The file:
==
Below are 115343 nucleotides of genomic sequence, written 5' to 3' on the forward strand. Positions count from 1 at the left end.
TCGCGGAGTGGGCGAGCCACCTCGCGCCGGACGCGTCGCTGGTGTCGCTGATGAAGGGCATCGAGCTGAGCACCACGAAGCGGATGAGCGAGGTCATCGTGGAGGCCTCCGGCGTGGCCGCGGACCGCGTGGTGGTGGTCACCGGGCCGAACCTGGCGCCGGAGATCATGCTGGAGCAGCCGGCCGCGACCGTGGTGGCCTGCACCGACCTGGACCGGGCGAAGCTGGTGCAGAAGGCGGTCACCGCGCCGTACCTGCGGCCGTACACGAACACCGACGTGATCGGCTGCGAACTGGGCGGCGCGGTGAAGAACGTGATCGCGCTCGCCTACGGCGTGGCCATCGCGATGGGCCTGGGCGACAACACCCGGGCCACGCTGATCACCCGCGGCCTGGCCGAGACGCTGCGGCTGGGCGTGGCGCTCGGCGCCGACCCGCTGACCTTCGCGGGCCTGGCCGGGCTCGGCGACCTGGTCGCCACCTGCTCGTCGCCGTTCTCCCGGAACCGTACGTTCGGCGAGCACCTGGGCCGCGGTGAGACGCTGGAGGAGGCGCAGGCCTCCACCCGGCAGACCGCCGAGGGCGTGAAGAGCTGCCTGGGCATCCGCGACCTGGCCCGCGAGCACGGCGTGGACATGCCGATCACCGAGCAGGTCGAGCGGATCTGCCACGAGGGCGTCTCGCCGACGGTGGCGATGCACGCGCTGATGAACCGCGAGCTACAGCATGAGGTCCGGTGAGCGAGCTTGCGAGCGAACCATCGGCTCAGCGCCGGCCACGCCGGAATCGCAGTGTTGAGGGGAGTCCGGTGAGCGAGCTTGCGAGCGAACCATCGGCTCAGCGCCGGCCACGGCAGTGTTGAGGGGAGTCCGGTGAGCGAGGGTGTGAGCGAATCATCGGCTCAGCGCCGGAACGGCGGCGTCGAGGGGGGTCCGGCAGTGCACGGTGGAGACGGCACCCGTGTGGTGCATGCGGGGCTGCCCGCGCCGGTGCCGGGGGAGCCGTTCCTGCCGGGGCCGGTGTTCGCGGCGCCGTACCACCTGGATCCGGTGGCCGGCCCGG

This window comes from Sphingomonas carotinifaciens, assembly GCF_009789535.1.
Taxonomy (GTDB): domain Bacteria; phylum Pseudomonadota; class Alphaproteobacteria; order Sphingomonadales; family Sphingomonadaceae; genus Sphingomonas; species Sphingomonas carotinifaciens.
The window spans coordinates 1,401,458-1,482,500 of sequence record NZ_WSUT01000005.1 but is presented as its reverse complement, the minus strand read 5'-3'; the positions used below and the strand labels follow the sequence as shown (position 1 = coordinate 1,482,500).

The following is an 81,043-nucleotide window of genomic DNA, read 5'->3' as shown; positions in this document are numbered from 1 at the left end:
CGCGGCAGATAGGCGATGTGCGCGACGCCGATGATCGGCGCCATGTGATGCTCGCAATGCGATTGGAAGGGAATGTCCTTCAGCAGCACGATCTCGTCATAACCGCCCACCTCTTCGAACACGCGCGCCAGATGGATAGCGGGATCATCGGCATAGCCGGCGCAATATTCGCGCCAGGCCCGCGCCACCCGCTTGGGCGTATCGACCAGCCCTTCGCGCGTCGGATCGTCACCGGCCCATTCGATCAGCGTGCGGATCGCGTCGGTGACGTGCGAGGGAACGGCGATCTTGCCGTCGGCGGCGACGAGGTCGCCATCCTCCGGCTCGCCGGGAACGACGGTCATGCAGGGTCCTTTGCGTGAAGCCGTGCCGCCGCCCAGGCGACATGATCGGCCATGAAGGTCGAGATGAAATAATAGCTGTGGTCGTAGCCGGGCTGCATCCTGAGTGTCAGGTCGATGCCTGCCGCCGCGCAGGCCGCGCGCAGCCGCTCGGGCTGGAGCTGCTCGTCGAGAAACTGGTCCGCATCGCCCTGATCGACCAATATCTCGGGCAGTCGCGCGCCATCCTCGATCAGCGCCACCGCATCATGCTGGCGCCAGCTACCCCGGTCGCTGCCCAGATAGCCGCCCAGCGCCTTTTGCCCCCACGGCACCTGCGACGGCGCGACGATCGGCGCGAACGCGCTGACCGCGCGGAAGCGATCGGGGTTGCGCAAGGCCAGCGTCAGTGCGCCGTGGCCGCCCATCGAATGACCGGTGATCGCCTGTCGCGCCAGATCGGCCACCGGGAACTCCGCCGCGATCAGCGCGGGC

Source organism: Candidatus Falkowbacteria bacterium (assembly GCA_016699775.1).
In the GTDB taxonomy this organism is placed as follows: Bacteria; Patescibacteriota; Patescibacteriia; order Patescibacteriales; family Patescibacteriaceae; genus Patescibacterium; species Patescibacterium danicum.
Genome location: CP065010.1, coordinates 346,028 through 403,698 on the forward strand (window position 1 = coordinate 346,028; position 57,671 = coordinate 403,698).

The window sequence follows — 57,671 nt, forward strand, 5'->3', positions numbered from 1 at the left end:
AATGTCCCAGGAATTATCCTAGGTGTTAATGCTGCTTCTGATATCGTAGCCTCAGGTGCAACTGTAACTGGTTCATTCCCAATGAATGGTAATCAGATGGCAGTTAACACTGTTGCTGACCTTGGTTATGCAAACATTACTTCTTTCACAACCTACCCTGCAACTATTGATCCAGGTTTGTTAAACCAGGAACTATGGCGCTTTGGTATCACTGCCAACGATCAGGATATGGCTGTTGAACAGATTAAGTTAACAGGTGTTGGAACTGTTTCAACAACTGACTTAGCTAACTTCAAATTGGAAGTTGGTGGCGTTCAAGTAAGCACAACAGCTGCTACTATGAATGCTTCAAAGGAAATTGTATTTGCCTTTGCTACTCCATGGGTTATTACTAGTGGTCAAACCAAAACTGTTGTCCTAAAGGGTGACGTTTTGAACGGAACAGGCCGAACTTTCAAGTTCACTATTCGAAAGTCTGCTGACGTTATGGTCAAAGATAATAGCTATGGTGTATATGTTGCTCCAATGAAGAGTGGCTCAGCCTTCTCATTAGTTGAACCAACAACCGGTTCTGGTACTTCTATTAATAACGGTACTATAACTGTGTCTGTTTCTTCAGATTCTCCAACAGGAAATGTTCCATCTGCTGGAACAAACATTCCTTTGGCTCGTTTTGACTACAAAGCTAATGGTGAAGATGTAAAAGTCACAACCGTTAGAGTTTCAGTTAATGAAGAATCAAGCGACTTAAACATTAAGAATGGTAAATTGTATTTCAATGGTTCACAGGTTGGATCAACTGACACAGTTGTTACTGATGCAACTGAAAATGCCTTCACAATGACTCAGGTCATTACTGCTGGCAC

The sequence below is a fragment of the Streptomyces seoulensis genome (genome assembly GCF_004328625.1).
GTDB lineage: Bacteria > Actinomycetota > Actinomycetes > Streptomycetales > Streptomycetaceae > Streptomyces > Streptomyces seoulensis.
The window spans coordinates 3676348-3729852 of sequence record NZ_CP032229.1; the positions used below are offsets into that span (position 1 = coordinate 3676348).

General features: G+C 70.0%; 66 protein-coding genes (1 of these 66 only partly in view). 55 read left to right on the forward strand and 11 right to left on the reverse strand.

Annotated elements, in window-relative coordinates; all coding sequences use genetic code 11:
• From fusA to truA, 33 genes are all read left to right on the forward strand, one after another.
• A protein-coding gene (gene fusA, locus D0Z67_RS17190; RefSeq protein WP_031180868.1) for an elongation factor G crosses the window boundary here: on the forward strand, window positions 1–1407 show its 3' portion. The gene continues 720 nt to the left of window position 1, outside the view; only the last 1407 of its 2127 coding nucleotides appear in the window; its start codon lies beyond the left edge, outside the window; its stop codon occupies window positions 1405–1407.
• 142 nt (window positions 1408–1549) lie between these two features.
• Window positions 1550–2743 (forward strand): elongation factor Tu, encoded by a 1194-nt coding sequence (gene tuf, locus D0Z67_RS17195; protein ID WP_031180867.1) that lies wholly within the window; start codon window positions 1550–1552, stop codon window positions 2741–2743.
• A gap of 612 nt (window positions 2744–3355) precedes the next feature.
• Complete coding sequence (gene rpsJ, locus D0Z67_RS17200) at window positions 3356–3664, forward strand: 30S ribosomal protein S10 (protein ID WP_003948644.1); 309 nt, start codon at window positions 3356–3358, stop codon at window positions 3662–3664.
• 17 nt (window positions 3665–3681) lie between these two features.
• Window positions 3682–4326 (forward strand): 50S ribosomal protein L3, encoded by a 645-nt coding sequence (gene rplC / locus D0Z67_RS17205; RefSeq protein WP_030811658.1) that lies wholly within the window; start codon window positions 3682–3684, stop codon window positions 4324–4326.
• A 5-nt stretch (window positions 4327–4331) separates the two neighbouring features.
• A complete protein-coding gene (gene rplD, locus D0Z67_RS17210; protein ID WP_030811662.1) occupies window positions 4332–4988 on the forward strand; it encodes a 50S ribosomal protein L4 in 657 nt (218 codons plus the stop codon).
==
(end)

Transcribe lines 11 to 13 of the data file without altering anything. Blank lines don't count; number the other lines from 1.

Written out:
The window sequence follows — 57,671 nt, forward strand, 5'->3', positions numbered from 1 at the left end:
AATGTCCCAGGAATTATCCTAGGTGTTAATGCTGCTTCTGATATCGTAGCCTCAGGTGCAACTGTAACTGGTTCATTCCCAATGAATGGTAATCAGATGGCAGTTAACACTGTTGCTGACCTTGGTTATGCAAACATTACTTCTTTCACAACCTACCCTGCAACTATTGATCCAGGTTTGTTAAACCAGGAACTATGGCGCTTTGGTATCACTGCCAACGATCAGGATATGGCTGTTGAACAGATTAAGTTAACAGGTGTTGGAACTGTTTCAACAACTGACTTAGCTAACTTCAAATTGGAAGTTGGTGGCGTTCAAGTAAGCACAACAGCTGCTACTATGAATGCTTCAAAGGAAATTGTATTTGCCTTTGCTACTCCATGGGTTATTACTAGTGGTCAAACCAAAACTGTTGTCCTAAAGGGTGACGTTTTGAACGGAACAGGCCGAACTTTCAAGTTCACTATTCGAAAGTCTGCTGACGTTATGGTCAAAGATAATAGCTATGGTGTATATGTTGCTCCAATGAAGAGTGGCTCAGCCTTCTCATTAGTTGAACCAACAACCGGTTCTGGTACTTCTATTAATAACGGTACTATAACTGTGTCTGTTTCTTCAGATTCTCCAACAGGAAATGTTCCATCTGCTGGAACAAACATTCCTTTGGCTCGTTTTGACTACAAAGCTAATGGTGAAGATGTAAAAGTCACAACCGTTAGAGTTTCAGTTAATGAAGAATCAAGCGACTTAAACATTAAGAATGGTAAATTGTATTTCAATGGTTCACAGGTTGGATCAACTGACACAGTTGTTACTGATGCAACTGAAAATGCCTTCACAATGACTCAGGTCATTACTGCTGGCAC

The sequence below is a fragment of the Streptomyces seoulensis genome (genome assembly GCF_004328625.1).